Mathematicians can write great programs?!

Mathematicians can write great programs?!
Picture of me, Daniel Cortild
A picture of me, Daniel Cortild

Surprisingly, writing “stupid” code is not always the most efficient way of getting a task done. Often programming does not only require coding skills, but also a lot of thinking, problem-solving and optimising before reaching a somewhat satisfactory result. Besides optimising the code, speeding it up can also be reached by executing it on a larger machine, say a supercomputer.

I am currently studying for a non-programming bachelor, namely a bachelor in Mathematics. Although our main competencies usually do not take place behind a computer, we still had some courses relying on some programming skills; the Numerical Mathematics classes, which link the world of Mathematics and the world of coding in an elegant way. In most cases, solving complex mathematical equations analytically is hard or even impossible. One thus has to refer to a numerical method, which approximates the solution. As a mathematician we do, of course, not like approximations, so we try to reduce them as much as possible to get the most accurate solutions with as little computations as possible. The study of such algorithms is the field of numerical and computations Mathematics, which I have been specializing in over the past year.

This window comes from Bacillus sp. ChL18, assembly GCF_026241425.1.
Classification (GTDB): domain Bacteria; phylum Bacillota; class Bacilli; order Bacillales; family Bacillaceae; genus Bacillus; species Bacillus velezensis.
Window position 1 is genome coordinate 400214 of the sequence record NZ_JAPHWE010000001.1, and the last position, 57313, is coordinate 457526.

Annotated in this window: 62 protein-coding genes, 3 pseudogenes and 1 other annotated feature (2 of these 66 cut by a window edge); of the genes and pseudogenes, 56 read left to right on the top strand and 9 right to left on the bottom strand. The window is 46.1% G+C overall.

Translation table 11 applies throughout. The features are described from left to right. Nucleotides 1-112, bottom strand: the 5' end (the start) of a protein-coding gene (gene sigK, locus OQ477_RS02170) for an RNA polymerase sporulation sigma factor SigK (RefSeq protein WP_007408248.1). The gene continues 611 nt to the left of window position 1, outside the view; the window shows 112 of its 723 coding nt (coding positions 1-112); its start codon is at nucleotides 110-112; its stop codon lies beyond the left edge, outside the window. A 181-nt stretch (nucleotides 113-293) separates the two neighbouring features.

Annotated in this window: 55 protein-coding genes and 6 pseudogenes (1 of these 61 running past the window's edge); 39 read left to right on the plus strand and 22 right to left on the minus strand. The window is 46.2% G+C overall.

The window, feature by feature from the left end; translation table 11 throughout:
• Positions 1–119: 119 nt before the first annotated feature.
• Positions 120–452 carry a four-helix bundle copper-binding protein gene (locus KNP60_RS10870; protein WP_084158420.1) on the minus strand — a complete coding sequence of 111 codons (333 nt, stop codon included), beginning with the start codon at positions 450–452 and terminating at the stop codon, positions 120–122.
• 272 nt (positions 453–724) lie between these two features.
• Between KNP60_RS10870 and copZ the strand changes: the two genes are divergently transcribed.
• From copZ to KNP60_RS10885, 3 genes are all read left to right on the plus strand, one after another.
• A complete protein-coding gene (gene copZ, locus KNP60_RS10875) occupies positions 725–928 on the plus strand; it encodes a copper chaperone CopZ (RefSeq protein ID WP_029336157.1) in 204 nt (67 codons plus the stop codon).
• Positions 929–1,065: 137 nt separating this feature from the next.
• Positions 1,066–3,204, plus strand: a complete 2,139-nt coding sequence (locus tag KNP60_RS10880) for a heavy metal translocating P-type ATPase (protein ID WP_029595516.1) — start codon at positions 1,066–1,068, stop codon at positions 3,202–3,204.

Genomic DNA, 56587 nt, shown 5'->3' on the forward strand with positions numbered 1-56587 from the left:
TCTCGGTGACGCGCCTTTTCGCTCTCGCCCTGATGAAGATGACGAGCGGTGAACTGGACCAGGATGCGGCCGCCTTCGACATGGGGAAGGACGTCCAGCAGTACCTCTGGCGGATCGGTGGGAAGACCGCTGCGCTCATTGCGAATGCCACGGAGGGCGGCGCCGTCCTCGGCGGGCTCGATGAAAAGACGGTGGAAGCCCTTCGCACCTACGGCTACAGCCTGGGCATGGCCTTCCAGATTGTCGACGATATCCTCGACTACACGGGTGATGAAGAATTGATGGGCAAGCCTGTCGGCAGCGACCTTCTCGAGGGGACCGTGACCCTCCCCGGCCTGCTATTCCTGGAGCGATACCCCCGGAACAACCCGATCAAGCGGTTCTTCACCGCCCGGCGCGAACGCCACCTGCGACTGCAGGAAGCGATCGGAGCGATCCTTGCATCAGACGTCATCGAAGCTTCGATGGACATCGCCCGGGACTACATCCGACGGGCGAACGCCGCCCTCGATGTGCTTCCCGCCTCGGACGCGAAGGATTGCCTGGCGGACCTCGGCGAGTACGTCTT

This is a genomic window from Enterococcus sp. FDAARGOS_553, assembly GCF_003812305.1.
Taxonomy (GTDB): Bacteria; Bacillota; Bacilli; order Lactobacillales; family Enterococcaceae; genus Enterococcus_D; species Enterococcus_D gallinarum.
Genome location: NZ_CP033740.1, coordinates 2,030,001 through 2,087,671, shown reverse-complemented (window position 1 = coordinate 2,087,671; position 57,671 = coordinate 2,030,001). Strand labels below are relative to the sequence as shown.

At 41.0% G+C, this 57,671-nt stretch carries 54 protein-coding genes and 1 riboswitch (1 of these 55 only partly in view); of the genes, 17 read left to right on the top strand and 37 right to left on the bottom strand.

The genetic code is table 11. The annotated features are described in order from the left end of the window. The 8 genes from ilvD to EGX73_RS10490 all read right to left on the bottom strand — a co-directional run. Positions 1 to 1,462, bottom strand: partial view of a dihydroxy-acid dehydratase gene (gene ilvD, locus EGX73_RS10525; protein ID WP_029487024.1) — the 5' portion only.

Wanting to learn new skills over the summer, I started looking out for new opportunities. When I got referred to PRACE Summer of HPC I immediately started writing my application, as I only had a week left before the already extended deadline. After a lot of reading and writing, I decided to apply and got selected for improving a python package to provide multiple standardized interpolation methods for atmospheric chemistry models! I only found out weeks after my selection because of Gmail’s elaborate spam filter, but fortunately did not need much time to make my decision.

After a week of training in HPC provided by PRACE and ICHEC, I already know I will learn a lot over the course of this summer. I am very excited to start at the Barcelona Supercomputing Center this week and learn more about what I will spend the following 8 weeks on. Although I will only be virtually in Barcelona, I hope to be able to enjoy the “Spanish” weather and sun.

My Spanish friend casually reminding me of what I am missing

Over the summer, I will be posting updates about the advancement of my project and about what I learn. If you have any questions, feel free to reach out to me in the comments, or via LinkedIn.

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